There’s a really common idea in aikido that if it doesn’t hurt, it doesn’t work. I can understand where this sentiment comes from. If somebody applies a nikkyo lock to you then it’s usually accompanied by pain. That tends to be how it works. The classic one for this though, is yonkyo. People groan when yonkyo practice is announced because it means they’re in for a lesson of pressure point squeezing pain.
The catch though, is that yonkyo doesn’t hurt. None of the katame-waza in aikido actually hurt. They can hurt, no doubt about it, but only at the choice of either the nage or the uke.
For example, if nage applies the lock quickly, then uke will be taken off guard and experience pain. If nage applies it slowly and uke decides to be the proverbial tough guy, then uke will feel pain. If; however, nage applies the technique at a speed that uke can respond to then uke should feel no pain. By moving with the lock it doesn’t hurt.
The locks in aikido aren’t really designed to cause pain. That’s more of a side-effect than anything else. The locks are known as katame-waza, which means controlling techniques. Once again the clue is in the name. They aren’t called pain techniques, or agony techniques, or anything like that. Their primary purpose is to control. A properly applied nikkyo for instance will manoeuvre the arm into a position where it structurally ’locks’. Uke tends to go down because this arrangement of limbs requires minimal pressure to cause pain. If uke had their pain receptors removed they still wouldn’t be able to stand up again without breaking their wrist. The pain doesn’t keep them down, the pain simply tells them that structurally their arm is in danger. This generally translates to people screaming though so you can see where the confusion starts.
The greatest example of this misconception is in yonkyo. Everybody focuses very heavily on achieving the correct application of the pressure point to the inside of the arm. It makes for a spectacular display if you get it right as the uke will drop like a stone. Unfortunately it’s also one of the most unreliable ways to do it. Ask anyone who has tried yonkyo and they will almost always be able to regale you with a tale of a person on whom the pressure point didn’t work, even when sensei tried. This was either because the nerve didn’t run there, the uke’s arm was too thick to achieve the pressure on the nerve, or they quite simply stood there and soaked up the pain.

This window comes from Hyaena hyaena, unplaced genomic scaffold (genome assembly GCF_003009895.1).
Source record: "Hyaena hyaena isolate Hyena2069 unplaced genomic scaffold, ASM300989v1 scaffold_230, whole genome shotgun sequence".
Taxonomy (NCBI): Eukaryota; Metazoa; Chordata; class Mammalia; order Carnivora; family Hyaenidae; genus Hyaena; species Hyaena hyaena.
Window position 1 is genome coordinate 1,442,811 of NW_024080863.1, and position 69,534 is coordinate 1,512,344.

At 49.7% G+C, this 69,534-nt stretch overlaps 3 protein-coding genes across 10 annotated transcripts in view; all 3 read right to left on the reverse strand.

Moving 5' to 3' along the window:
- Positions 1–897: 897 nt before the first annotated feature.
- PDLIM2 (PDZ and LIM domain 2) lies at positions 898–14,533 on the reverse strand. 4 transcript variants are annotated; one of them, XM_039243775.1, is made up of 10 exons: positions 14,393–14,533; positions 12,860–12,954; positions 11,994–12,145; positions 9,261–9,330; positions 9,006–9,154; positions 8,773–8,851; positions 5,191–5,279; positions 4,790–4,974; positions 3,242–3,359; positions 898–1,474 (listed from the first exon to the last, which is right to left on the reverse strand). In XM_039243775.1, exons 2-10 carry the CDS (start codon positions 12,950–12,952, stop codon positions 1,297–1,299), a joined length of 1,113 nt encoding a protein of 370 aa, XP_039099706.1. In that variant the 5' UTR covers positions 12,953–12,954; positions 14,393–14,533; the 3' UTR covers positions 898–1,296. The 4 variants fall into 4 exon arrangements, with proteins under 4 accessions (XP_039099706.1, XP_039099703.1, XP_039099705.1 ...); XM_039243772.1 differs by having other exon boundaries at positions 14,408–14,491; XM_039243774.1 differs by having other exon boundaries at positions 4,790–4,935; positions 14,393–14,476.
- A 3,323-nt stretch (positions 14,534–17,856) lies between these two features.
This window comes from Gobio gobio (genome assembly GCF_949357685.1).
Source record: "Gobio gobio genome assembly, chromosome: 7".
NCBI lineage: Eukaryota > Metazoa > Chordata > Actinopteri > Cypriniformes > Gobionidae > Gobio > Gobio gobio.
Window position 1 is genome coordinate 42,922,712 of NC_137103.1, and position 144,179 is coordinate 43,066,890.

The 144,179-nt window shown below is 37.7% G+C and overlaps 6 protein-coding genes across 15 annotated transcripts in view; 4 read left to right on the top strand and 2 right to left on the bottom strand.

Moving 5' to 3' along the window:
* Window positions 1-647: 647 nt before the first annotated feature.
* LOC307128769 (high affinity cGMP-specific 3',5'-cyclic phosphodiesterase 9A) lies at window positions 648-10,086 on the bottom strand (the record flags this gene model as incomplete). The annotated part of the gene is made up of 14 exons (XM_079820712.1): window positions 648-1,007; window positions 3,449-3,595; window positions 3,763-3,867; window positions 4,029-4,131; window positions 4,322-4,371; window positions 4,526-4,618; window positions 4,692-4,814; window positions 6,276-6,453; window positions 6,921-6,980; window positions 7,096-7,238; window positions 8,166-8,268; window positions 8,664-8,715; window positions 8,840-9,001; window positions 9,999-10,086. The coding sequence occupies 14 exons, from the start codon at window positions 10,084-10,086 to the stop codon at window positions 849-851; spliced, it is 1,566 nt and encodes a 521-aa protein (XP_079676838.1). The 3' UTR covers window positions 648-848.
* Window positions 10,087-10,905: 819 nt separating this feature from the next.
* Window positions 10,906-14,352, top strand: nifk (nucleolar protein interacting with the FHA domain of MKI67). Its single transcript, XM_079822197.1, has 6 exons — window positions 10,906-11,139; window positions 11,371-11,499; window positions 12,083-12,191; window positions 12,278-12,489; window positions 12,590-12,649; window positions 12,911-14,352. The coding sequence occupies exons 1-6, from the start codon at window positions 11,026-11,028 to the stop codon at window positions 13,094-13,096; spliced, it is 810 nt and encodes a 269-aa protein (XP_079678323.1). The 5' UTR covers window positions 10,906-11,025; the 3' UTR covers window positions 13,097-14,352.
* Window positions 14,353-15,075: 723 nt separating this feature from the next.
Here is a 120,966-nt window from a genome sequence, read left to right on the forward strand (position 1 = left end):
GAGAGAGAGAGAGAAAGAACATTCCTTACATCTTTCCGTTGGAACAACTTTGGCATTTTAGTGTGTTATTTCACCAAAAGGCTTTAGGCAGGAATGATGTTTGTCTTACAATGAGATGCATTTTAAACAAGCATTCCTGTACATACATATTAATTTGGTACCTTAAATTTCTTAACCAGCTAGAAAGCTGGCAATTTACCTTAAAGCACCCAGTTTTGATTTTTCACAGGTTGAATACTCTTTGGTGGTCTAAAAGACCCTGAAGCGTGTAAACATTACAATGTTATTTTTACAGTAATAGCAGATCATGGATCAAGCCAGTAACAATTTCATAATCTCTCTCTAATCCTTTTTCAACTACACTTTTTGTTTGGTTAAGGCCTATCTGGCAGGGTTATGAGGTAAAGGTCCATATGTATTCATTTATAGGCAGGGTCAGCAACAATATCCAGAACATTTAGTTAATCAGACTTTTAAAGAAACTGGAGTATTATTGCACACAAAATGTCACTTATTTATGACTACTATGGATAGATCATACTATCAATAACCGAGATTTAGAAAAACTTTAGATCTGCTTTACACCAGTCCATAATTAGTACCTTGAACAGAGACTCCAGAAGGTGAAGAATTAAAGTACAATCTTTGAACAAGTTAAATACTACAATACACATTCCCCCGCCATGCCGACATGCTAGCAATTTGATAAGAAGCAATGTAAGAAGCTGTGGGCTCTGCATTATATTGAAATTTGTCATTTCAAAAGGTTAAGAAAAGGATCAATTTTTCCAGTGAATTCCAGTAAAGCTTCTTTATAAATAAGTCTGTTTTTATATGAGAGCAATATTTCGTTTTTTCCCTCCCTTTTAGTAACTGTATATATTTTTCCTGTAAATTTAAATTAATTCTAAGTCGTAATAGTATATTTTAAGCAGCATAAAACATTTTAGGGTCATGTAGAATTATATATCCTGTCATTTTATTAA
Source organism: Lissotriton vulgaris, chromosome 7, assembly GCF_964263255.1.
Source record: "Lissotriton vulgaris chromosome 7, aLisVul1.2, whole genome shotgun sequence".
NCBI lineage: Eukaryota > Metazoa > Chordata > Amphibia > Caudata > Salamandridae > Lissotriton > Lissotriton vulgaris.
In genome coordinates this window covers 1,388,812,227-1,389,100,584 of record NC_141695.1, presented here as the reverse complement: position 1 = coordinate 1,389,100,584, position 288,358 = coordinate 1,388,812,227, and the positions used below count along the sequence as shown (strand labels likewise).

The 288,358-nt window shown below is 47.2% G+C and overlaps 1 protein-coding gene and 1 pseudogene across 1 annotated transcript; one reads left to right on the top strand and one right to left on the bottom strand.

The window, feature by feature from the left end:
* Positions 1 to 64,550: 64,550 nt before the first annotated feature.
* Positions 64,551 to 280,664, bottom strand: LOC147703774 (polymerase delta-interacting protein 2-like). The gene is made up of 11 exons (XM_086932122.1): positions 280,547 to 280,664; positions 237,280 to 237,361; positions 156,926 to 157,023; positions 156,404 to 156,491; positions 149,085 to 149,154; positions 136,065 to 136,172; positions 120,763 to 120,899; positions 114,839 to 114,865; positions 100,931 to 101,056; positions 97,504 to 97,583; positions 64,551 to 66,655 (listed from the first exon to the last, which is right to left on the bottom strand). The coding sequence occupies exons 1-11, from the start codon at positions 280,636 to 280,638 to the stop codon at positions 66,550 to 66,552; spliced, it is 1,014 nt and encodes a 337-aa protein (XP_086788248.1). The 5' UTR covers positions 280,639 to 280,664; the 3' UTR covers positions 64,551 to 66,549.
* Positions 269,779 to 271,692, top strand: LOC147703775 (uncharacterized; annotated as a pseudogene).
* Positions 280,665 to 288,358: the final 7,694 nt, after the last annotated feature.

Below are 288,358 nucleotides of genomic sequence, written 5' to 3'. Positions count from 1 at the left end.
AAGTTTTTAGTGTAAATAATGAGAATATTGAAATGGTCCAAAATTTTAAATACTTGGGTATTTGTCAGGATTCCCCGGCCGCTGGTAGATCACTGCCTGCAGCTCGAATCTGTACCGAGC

This leads to the question of whether or not we should cause pain, and while an interesting discussion I’ll save it for another post.
The failure to apply pain in yonkyo will teach an aikidoka one of the greatest lessons they can learn. It’s the reason that it’s one of my favourite techniques. Not because of the way it works, but because of the way it doesn’t. The fact is that at some point, every aikidoka will encounter abject failure when trying to use pressure point pain in yonkyo. It’s a literal guarantee. There are 2 take aways from that depending on your point of view.
The first is that yonkyo sucks. It’s unreliable and you shouldn’t ever use it except as a last resort. The second take away is that pain is an unreliable mechanism of control and there must be another more reliable way.
The majority of students take the first, and only the first of these things on board. Some students come to realise the second. These students start to wonder what that better way is. Simply put, it’s to use the body’s limiting structural movement against it. To move the limbs into a position from which any aggressive move towards the nage will result in the limb breaking.
The interesting thing about this is that as the move from inflicting pain to inflicting structural control takes place, the ability to inflict pain actually increases. The better the structural control of the limb, the more refined and precise the nage’s application of the technique, the easier it is to cause pain.*
If you want to develop an unstoppable yonkyo (or any katame-waza) forget about working on the pressure point, instead work on developing the control of uke’s structure that is presented by the technique. That way, uke will always go down regardless of whether or not you hit the pressure point on the arm.
It doesn’t have to hurt for it to work.
*As a side note this is also true in yonkyo, where it may actually be impossible to cause pain on the arm. The reason being that yonkyo is a pin that ends on the floor. Affecting the uke’s physical structure leads to them being off-balanced and ploughing head first into the ground. At speed. While I haven’t gone out and tried this myself to gather the empirical evidence I’m going to hazard a guess that bouncing your face off the pavement at high speed hurts a lot more than a bit of a nerve pinch. The end result will certainly last longer anyway.
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